‘Fierce Women’ takes on gender and racial inequality, moral injustice, and complexities of identity
January 23, 2020
A range of formidable and thought-provoking works give voice to critical issues in “Fierce Women,” a suite of exhibitions by women artists presented by the Moss Arts Center at Virginia Tech. Spanning the latter part of the 20th century to the present, the work presented includes sculpture, prints, painting on paper, digital prints, and video, and is on view in all the center’s galleries.
“Fierce Women” opens with a reception from 5-7 p.m. in the Moss Arts Center’s Grand Lobby, located at 190 Alumni Mall, Blacksburg, Virginia.
Beginning with the historical precedent of the Guerrilla Girls, the exhibition continues with works by Jenny Holzer, then proceeds up to the present with a large-scale video installation by Marilyn Minter. Ranging from Holzer’s iconic LED signs to Chakaia Booker’s brazen rubber tire compositions and Rozeal’s cross-cultural mashups, these artists take on gender and racial inequality and the politics of identity, and address some of the many injustices surrounding power, morality, and corruption in the world.
“From Booker’s fiercely audacious sculptures to the Guerrilla Girls’ exposés of sexual and racial discrimination, the art by the five artists in this suite of exhibitions is formidable,” said the exhibition curator Margo Crutchfield, Moss Arts Center curator at large. “These artists take a stand. Their work speaks out. And they are fierce in not only their astute observations and critique of the status quo, but in giving voice to essential issues of our times.”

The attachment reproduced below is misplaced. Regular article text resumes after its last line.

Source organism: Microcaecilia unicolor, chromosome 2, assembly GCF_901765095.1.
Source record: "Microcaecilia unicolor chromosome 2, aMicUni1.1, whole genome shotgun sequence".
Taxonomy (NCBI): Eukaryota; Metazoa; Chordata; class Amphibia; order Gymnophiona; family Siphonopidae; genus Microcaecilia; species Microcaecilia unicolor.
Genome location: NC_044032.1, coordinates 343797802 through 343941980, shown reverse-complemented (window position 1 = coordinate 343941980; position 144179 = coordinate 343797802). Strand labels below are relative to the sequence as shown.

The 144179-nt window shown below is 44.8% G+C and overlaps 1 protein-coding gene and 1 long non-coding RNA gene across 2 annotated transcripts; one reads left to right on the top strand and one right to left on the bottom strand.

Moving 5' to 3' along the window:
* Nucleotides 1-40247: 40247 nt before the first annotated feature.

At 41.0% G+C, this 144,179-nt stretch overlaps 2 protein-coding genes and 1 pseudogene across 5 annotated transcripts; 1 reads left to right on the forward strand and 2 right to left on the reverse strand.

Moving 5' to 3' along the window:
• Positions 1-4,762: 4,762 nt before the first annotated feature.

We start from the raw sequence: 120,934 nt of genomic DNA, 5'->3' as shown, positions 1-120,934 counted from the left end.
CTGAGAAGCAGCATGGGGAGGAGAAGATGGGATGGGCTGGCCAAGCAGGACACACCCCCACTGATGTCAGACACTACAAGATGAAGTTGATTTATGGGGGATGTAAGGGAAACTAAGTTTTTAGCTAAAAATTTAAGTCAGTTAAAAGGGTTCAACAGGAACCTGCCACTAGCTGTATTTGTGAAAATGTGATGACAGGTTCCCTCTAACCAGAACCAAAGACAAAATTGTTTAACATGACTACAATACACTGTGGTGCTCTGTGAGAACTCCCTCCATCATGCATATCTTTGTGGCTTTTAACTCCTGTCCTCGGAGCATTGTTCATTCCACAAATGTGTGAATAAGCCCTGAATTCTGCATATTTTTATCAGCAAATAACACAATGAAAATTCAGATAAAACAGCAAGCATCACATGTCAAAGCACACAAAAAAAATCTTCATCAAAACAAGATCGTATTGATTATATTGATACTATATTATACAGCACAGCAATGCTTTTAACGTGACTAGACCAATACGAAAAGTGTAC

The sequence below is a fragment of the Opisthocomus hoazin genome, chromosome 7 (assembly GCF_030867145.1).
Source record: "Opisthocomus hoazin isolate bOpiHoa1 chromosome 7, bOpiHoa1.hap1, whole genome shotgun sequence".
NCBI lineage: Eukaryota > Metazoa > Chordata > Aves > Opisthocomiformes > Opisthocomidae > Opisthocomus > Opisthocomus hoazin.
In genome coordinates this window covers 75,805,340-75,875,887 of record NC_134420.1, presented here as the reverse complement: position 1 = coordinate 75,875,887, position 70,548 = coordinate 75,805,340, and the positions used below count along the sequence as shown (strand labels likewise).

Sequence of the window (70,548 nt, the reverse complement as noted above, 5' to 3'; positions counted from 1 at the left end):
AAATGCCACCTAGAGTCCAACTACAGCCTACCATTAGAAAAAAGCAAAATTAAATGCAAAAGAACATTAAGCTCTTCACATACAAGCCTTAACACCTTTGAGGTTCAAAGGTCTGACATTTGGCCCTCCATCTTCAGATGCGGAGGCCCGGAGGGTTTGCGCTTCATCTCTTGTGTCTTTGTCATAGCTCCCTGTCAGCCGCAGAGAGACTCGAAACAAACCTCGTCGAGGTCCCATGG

Jan. 30-April 25
Ruth C. Horton Gallery
Chakaia Booker cuts, bends, shreds, and transforms discarded rubber tires into commanding sculptural forms. Fiercely aggressive but also beautiful, Booker’s abstract works resonate as metaphors for strength, survival, endurance, and transformation. While Booker has an impressive history of large-scale sculpture, this exhibition focuses on her pedestal-sized works from museum collections and wall works from the artist’s studio.
Jan. 30-April 4
Francis T. Eck Exhibition Corridor
The Guerrilla Girls have zealously taken on the established art world in an ongoing campaign to expose sexism and racism in art institutions since 1985. Delivered with a fierce directness, scathing wit, and occasional humor, the group’s proclamations have taken the form of posters, flyers, billboards, banners, performances, and unauthorized public projections or installations. Presented in this exhibition is a selection of 15 of the Guerrilla Girls’ most iconic works.
Jan. 30-April 25
Miles C. Horton Gallery
Conceptual artist Jenny Holzer employs language as her primary medium. Her texts are provocative and thought-provoking statements that scrutinize the injustices and complex contradictions surrounding power, sexuality, war, morality, and corruption. Presented in the exhibition are four of the artists’ electronic LED signs featuring a selection of the artists’ iconic texts: “Truisms” (1977-79), “Survival” (1983-85), “Arno” (1996), and “Blue” (1998).
Jan. 30-Feb. 8
Ruth C. Horton Gallery